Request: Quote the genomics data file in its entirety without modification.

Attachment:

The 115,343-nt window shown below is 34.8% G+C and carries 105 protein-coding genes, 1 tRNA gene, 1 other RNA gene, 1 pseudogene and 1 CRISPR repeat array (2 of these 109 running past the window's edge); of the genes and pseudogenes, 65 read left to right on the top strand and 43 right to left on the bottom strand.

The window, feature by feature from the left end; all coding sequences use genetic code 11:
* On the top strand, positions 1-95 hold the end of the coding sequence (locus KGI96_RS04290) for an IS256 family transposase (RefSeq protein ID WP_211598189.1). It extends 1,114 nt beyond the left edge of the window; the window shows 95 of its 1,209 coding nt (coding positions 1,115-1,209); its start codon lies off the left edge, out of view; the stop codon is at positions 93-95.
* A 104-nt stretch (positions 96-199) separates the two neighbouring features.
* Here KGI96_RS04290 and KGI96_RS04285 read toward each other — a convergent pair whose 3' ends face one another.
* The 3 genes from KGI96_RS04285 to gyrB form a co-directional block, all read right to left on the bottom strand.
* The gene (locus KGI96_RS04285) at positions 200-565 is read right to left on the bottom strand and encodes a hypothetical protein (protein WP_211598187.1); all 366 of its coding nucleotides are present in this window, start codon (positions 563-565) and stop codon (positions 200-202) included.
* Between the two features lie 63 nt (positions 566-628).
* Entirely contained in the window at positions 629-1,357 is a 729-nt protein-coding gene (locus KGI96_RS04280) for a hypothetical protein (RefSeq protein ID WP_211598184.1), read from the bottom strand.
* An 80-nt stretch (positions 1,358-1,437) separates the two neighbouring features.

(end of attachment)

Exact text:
The 115,343-nt window shown below is 34.8% G+C and carries 105 protein-coding genes, 1 tRNA gene, 1 other RNA gene, 1 pseudogene and 1 CRISPR repeat array (2 of these 109 running past the window's edge); of the genes and pseudogenes, 65 read left to right on the top strand and 43 right to left on the bottom strand.

The window, feature by feature from the left end; all coding sequences use genetic code 11:
* On the top strand, positions 1-95 hold the end of the coding sequence (locus KGI96_RS04290) for an IS256 family transposase (RefSeq protein ID WP_211598189.1). It extends 1,114 nt beyond the left edge of the window; the window shows 95 of its 1,209 coding nt (coding positions 1,115-1,209); its start codon lies off the left edge, out of view; the stop codon is at positions 93-95.
* A 104-nt stretch (positions 96-199) separates the two neighbouring features.
* Here KGI96_RS04290 and KGI96_RS04285 read toward each other — a convergent pair whose 3' ends face one another.
* The 3 genes from KGI96_RS04285 to gyrB form a co-directional block, all read right to left on the bottom strand.
* The gene (locus KGI96_RS04285) at positions 200-565 is read right to left on the bottom strand and encodes a hypothetical protein (protein WP_211598187.1); all 366 of its coding nucleotides are present in this window, start codon (positions 563-565) and stop codon (positions 200-202) included.
* Between the two features lie 63 nt (positions 566-628).
* Entirely contained in the window at positions 629-1,357 is a 729-nt protein-coding gene (locus KGI96_RS04280) for a hypothetical protein (RefSeq protein ID WP_211598184.1), read from the bottom strand.
* An 80-nt stretch (positions 1,358-1,437) separates the two neighbouring features.